Feedback on the proposal to change U+FFFD generation when decoding ill-formed UTF-8
Martin J. Dürst via Unicode
unicode at unicode.org
Tue May 30 05:55:47 CDT 2017
Hello Markus, others,
On 2017/05/27 00:41, Markus Scherer wrote:
> On Fri, May 26, 2017 at 3:28 AM, Martin J. Dürst <duerst at it.aoyama.ac.jp>
>> But there's plenty in the text that makes it absolutely clear that some
>> things cannot be included. In particular, it says
>> The term “maximal subpart of an ill-formed subsequence” refers to the code
>> units that were collected in this manner. They could be the start of a
>> well-formed sequence, except that the sequence lacks the proper
>> continuation. Alternatively, the converter may have found an continuation
>> code unit, which cannot be the start of a well-formed sequence.
>> And the "in this manner" refers to:
>> A sequence of code units will be processed up to the point where the
>> sequence either can be unambiguously interpreted as a particular Unicode
>> code point or where the converter recognizes that the code units collected
>> so far constitute an ill-formed subsequence.
>> So we have the same thing twice: Bail out as soon as something is
> The UTF-8 conversion code that I wrote for ICU, and apparently the code
> that various other people have written, collects sequences starting from
> lead bytes, according to the original spec, and at the end looks at whether
> the assembled code point is too low for the lead byte, or is a surrogate,
> or is above 10FFFF. Stopping at a non-trail byte is quite natural,
I think nobody is debating that this is *one way* to do things, and that
some code does it.
> reading the PRI text accordingly is quite natural too.
So you are claiming that you're covered because you produce an FFFD
"where the converter recognizes that the code units collected so far
constitute an ill-formed subsequence", except that your converter is a
bit slow in doing that recognition?
Well, I guess I could come up with another converter that would be even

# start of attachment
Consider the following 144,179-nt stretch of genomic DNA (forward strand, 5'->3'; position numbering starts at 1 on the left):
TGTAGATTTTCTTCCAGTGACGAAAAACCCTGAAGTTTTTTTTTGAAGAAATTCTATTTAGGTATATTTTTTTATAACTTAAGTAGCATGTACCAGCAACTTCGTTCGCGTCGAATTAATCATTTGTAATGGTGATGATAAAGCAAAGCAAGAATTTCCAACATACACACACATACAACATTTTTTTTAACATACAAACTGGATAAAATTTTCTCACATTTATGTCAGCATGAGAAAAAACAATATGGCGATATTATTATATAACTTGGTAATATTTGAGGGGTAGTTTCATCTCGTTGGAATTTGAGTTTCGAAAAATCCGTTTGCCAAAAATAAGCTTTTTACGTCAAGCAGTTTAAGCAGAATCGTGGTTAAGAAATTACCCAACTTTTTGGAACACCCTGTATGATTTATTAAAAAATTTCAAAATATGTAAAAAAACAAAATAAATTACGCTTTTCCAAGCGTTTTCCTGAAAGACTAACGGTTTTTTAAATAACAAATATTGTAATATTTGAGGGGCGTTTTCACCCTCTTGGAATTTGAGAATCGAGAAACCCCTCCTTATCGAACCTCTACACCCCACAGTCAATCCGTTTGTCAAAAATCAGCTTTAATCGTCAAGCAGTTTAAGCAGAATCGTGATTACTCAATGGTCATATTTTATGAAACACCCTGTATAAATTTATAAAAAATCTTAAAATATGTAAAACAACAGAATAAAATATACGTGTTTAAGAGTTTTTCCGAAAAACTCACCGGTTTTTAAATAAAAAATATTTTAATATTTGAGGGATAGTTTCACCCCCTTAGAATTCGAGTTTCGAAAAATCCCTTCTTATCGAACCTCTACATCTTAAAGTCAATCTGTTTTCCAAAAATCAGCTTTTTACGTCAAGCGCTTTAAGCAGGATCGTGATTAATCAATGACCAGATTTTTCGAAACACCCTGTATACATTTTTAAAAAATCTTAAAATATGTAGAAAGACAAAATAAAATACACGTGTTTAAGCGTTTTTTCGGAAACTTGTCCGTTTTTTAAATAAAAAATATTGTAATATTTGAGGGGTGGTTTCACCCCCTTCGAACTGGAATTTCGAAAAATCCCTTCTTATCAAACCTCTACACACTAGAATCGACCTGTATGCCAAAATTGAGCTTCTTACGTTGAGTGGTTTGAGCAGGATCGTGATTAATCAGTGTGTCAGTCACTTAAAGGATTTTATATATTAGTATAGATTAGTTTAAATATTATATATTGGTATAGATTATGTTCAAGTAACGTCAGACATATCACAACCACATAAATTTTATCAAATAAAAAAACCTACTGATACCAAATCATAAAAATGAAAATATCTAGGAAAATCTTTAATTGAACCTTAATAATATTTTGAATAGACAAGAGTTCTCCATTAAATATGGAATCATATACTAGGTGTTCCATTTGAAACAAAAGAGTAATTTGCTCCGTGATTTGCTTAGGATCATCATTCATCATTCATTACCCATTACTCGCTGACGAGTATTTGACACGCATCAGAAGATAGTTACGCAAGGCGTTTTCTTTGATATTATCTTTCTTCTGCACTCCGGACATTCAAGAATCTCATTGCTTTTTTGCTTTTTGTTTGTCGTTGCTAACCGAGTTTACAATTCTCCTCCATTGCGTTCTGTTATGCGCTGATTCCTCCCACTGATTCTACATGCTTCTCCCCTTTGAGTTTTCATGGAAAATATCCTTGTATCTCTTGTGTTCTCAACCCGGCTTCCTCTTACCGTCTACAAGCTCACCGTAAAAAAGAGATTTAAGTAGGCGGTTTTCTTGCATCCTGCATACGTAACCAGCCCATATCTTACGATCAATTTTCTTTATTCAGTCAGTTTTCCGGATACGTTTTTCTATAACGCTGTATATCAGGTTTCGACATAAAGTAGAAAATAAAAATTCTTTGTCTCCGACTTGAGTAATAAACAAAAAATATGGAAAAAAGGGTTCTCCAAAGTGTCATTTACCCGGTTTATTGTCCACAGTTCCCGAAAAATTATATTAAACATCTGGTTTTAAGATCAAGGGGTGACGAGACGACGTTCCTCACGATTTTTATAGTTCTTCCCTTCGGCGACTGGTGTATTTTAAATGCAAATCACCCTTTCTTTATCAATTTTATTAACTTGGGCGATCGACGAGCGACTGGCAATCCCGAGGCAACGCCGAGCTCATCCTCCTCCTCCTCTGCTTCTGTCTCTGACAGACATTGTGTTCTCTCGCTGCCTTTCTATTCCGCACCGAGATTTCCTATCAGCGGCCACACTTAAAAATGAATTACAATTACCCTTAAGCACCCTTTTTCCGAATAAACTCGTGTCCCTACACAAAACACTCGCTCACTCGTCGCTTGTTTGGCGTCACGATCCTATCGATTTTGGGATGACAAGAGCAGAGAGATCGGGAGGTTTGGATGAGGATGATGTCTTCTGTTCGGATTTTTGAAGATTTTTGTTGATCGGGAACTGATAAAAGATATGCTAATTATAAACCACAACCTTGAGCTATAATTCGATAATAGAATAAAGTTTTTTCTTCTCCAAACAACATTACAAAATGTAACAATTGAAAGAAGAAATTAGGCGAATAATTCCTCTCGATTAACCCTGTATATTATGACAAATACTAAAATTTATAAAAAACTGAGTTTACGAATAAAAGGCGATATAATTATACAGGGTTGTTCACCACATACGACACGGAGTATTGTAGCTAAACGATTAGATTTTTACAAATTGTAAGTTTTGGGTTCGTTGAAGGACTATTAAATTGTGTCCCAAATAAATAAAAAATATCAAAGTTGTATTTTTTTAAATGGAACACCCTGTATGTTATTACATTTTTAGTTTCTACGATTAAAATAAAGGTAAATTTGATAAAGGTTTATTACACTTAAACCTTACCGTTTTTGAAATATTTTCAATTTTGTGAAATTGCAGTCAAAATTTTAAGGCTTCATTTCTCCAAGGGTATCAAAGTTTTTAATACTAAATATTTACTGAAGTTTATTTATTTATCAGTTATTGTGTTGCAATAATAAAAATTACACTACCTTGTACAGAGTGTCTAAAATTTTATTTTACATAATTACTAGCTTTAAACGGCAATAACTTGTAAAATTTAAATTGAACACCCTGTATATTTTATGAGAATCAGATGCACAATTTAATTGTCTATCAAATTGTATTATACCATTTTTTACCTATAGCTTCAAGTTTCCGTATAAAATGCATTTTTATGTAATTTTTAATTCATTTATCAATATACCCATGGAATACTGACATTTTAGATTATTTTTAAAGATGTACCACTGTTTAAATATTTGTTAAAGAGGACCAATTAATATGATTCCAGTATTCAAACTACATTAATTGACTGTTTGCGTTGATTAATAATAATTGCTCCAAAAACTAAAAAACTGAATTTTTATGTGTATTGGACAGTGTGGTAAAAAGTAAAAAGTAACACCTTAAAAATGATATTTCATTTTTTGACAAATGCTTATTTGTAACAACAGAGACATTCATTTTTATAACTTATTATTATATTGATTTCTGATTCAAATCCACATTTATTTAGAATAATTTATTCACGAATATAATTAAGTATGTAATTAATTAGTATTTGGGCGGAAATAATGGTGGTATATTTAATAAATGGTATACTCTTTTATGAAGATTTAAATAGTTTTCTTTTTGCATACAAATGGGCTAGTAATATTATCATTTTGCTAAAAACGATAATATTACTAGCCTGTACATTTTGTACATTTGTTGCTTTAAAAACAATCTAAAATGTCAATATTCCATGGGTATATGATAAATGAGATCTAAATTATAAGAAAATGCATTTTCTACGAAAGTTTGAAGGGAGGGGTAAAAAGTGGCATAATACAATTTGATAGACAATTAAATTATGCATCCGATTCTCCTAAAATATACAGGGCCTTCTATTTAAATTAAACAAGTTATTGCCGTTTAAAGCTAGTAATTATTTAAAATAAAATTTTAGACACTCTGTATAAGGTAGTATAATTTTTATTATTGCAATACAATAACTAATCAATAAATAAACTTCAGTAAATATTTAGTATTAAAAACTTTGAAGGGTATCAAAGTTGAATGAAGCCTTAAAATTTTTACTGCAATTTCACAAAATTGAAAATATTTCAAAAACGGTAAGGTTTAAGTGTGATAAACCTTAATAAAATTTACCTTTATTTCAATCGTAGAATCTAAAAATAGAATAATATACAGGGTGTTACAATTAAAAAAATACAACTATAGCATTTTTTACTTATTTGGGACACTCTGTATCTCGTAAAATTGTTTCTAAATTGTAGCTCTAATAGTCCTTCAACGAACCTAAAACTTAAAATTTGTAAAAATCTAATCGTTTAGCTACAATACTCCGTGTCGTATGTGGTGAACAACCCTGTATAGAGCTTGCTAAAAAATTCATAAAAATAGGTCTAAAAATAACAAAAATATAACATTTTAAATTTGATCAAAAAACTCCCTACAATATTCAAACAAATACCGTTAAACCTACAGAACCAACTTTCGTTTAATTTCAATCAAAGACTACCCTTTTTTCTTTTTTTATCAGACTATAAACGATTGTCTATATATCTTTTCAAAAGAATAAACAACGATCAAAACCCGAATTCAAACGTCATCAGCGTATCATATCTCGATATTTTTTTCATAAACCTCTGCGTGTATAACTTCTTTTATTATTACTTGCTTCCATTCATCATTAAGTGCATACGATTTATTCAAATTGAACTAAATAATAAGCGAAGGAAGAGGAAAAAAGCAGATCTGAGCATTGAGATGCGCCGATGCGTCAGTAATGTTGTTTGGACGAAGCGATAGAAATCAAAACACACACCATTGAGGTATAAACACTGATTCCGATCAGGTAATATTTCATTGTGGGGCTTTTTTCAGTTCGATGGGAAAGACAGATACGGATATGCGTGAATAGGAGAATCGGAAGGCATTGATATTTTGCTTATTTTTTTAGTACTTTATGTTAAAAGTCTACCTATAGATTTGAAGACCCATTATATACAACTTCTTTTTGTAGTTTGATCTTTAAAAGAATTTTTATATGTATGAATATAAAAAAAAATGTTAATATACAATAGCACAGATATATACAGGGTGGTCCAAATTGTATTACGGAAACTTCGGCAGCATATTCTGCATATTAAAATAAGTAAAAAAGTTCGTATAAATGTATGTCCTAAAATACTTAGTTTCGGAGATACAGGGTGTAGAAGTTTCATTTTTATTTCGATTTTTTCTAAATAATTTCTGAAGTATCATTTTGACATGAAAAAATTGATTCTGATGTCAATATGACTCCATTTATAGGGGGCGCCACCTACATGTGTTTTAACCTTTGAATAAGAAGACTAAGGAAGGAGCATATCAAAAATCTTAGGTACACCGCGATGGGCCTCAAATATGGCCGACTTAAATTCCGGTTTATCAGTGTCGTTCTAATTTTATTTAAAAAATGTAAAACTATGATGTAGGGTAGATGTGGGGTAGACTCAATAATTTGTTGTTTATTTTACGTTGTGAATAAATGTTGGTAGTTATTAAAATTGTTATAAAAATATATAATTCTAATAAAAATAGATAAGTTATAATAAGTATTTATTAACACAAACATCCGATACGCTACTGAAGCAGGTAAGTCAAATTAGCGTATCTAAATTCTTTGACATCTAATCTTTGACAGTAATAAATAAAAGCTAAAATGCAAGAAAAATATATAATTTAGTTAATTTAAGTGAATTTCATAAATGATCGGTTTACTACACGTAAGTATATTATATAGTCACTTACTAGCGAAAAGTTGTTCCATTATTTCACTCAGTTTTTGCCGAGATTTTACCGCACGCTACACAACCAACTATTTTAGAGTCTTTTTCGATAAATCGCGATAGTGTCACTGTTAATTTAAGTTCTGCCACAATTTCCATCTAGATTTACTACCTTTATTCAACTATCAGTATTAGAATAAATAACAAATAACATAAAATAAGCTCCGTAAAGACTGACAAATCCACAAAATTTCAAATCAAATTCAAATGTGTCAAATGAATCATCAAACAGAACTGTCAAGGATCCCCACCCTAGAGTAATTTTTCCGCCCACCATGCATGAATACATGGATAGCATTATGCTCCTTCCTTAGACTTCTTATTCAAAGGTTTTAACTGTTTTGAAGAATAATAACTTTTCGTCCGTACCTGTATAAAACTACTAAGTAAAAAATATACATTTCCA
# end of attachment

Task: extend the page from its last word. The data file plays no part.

slower at recognizing that the code units collected so far constitute an
ill-formed subsequence. Would that still be okay in your view?
And please note that your "just a bit slow" interpretation might somehow
work for Unicode 5.2, but it doesn't work for Unicode 9.0, because over
the years, things have been tightened up, and the standard now makes it
perfectly clear that C0 by itself is a maximal subpart of an ill-formed
subsequence. From Section 3.9 of
Applying the definition of maximal subparts
for these ill-formed subsequences, in the first case <C0> is a maximal
subpart, because that byte value can never be the first byte of a
well-formed UTF-8 sequence.
> Aside from UTF-8 history, there is a reason for preferring a more
> "structural" definition for UTF-8 over one purely along valid sequences.
There may be all kinds of reasons for doing things one way or another.
But there are good reasons why the current recommendation is in place,
and there are even better reasons for not suddenly reversing it to
something completely different.
> This applies to code that *works* on UTF-8 strings rather than just
> converting them. For UTF-8 *processing* you need to be able to iterate both
> forward and backward, and sometimes you need not collect code points while
> skipping over n units in either direction -- but your iteration needs to be
> consistent in all cases. This is easier to implement (especially in fast,
> short, inline code) if you have to look only at how many trail bytes follow
> a lead byte, without having to look whether the first trail byte is in a
> certain range for some specific lead bytes.
> (And don't say that everyone can validate all strings once and then all
> code can assume they are valid: That just does not work for library code,
> you cannot assume anything about your input strings, and you cannot crash
> when they are ill-formed.)
[rest of mail mostly OT]
Well, different libraries may make different choices. As an example, the
Ruby programming language does essentially that: Whenever it finds an
invalid string, it raises an exception.
Not all processing on all kinds of invalid strings immediately raises an
exception (because of efficiency considerations). But there are quite
strong expectations that this happens soon. As an example, when I
extended case conversion from ASCII only to Unicode (see e.g.
http://www.sw.it.aoyama.ac.jp/2016/pub/IUC40-Ruby2.4/), I had to go back
and fix some things because there were explicit tests checking that
invalid inputs would raise exceptions.
At least for Ruby, this policy of catching problems early rather than
allowing garbage-in-garbage-out has worked well.
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